It’s the NBA’s worst kept secret that Boston hoped to limit Joel Embiid in their first-round matchup against the Philadelphia 76ers. Already a prime candidate to dominate a front court lacking in top-shelf size, Embiid was expected to carry the brunt of Philly’s offensive load in the absence of his All-Star teammate, Ben Simmons.
Twelve minutes into Game 1, Boston’s worst nightmares about the type of damage Embiid could do came to life. He punished Jaylen Brown for an easy lay-in and unleashed a quick one-dribble sweeping hook over Daniel Theis.
By the time the second quarter kicked off, Embiid was 5-of-5 from the field for 11 first-quarter points. He looked on pace for the exact type of outing an undermanned Sixers team would need to compete.
“He’s probably the best big man in the league,” Jayson Tatum said following Game 1. “It’s going to take a team effort just to make it tough. With guys like that, it’s hard to stop. You just have to make it tough and make them see bodies, see a crowd, and things like that.”
However, in the three quarters after, Philly abandoned the principles that earned a one-point edge after the first, helping Boston to a 109-101 victory. Embiid was fourth on the team in shot attempts behind names like Josh Richardson and Alec Burks. He was 3-of-7 on 2-pointers and missed all three of his triples, scoring 15 in under 27 minutes after previously needing less than 10 to put up 11.
If not for nine makes on 12 free-throw attempts, his final points tally would’ve been far more underwhelming than his 26 total would suggest.
As much credit as the Celtics would like to take for Embiid’s disappearance en route to a 1-0 series lead, much of the cause lies in self-inflicted tendencies on the part of Embiid.
Taking more than three career 3-point attempts a game, Embiid does every defense a favor when he spots up beyond the arc. The Sixers might lack the shooters to make him comfortable on either block, but he’s too dominant an interior force to let defenses dictate his positioning on the court instead of the other way around.
Marcus Smart is no easy player to budge, but an open paint is perfect for Embiid to seal Smart for a close look. If nothing else, getting Smart on Embiid’s back side leaves Al Horford open on the wing. The right read from Burks leaves Jayson Tatum to straddle or choose between letting Horford or Furkan Korkmaz get a clean 3-point look.
Instead, Embiid instinctively drifts to the top of the key, where a slow jab precedes a 3-point shot with nine seconds left on the shot clock.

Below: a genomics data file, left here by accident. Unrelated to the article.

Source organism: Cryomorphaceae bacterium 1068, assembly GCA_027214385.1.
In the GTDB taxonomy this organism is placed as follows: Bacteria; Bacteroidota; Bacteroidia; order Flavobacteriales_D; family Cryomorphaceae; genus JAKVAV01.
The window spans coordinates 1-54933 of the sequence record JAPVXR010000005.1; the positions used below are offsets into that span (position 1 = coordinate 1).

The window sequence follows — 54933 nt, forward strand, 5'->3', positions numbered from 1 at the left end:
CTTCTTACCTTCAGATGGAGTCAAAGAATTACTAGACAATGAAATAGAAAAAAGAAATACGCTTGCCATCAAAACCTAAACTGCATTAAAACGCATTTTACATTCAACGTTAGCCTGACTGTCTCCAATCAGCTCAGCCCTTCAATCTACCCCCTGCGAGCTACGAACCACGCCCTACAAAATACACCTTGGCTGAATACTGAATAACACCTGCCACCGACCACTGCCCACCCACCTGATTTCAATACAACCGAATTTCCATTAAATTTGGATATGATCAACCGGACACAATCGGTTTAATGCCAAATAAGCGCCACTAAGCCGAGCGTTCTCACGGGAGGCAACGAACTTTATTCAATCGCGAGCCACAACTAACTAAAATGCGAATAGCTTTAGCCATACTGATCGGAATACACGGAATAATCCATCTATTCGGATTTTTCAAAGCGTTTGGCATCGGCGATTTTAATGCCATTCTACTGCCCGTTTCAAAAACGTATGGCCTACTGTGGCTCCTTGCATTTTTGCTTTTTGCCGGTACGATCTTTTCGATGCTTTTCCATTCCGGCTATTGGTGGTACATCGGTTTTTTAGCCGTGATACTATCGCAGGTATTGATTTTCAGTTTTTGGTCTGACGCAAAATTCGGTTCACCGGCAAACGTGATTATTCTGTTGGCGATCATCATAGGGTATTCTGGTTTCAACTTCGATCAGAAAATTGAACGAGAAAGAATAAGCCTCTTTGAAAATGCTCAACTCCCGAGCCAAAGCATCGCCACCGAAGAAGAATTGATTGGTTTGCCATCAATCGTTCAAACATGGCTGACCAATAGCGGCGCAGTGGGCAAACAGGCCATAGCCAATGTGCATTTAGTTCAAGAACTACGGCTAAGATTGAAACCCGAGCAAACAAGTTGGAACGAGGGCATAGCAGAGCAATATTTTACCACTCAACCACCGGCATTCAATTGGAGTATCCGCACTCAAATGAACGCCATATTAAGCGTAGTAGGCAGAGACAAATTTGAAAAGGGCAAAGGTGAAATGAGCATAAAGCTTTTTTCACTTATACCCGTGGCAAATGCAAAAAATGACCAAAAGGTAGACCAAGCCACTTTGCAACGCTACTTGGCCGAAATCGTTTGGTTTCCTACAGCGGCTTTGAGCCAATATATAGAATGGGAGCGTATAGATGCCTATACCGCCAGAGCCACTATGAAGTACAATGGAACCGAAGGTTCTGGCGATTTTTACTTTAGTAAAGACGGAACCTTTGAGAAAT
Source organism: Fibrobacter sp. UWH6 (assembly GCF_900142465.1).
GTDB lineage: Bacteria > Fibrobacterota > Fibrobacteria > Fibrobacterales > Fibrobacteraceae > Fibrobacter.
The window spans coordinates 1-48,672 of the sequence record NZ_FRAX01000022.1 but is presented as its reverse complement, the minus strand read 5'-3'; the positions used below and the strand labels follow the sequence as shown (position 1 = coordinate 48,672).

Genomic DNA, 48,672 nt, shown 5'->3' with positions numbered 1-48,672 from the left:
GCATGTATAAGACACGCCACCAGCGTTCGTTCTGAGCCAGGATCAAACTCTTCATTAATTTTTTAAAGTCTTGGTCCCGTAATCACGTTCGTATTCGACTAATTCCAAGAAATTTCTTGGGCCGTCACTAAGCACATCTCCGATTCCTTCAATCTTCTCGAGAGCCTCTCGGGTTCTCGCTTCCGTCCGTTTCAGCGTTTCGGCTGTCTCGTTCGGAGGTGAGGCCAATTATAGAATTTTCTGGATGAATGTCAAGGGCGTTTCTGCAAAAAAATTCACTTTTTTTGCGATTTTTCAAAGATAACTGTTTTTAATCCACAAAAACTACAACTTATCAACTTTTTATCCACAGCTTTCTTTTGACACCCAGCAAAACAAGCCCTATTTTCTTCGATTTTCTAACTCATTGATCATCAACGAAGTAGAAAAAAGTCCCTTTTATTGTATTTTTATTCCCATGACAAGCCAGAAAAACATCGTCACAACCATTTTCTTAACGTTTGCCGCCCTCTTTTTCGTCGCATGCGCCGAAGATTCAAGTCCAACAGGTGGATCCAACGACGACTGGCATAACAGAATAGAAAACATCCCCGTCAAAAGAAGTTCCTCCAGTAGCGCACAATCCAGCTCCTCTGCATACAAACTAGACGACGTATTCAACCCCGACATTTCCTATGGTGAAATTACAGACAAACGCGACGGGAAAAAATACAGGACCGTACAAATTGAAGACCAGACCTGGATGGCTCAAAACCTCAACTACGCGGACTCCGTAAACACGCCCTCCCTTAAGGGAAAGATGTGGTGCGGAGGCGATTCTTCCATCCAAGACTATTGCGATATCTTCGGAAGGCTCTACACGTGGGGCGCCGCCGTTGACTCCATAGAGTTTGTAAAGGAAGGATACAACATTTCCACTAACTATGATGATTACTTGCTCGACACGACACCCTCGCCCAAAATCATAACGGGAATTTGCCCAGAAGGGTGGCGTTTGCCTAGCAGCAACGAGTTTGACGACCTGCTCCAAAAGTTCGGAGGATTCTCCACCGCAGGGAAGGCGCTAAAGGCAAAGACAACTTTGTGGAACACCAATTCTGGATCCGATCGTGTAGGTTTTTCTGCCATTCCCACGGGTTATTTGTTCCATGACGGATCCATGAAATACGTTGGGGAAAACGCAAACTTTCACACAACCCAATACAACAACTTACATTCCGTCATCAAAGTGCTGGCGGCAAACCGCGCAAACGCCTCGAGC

Boston certainly had its moments of pride guarding Embiid. Enes Kanter was used as a big body capable of withstanding the punishment Embiid’s 250-pound frame. Kanter was a plus-six in just four fourth-quarter minutes in part because of the way he kept Embiid out of the restricted area, even when the big man established solid low-post positioning.
Even on this possession, Embiid bails the Celtics out with just a single dribble before getting up a right-handed jump hook that fell short. You’d typically want greater effort from Embiid to get the shot he wants rather than the one he feels he can get, especially with plenty of time on the clock.
The fear of a swarming double-team might explain the early shot. It’s one of the ways Boston has held Embiid to 39.1 percent shooting across three regular season meetings and contributed to his game-high five turnovers.
Four of those turnovers were the result of Boston’s defense, two passes intercepted and strips via a double team. They breed hesitancy and fear in a player who should do the same to his opponents.
In a game of rhythm, the rushed looks as a result play right into the Celtics’ hands, taking a superstar off his norm if only a smidge. It’s on Embiid to embrace a help defender and use it to create open shots for his teammates. To be more reactionary with confidence than tremble in assumptions, even when weighing the risk of a potential turnover.
A similar bail out occurred in the second quarter, again with Kanter discouraging Embiid from trying to bully his way to the bucket with plenty of time to do so.
It’s one thing for Embiid to forego the shots he needs in favor of a different hot Sixers hand, except no such streak was ignited in this game. The three Sixers who took more shots than Embiid following his first quarter surge were a combined 14-for-36.
“With the way I started the first quarter, I just need to be more assertive and demand the ball and just be aggressive,” Embiid said after the loss.
Brett Brown was quoted as being against “smash-mouth, bully-ball post-ups,” the exact style Boston is ill-equipped to consistently slow. So while the Celtics remain committed to the schemes that held Embiid below 20 points twice during the regular season, it’s not the matchup rotations or precisely times doubles teams that will likely advance them to the second round.
Embiid and the Sixers simply remain stubborn in making their lives more difficult in spite of the lone advantage they have.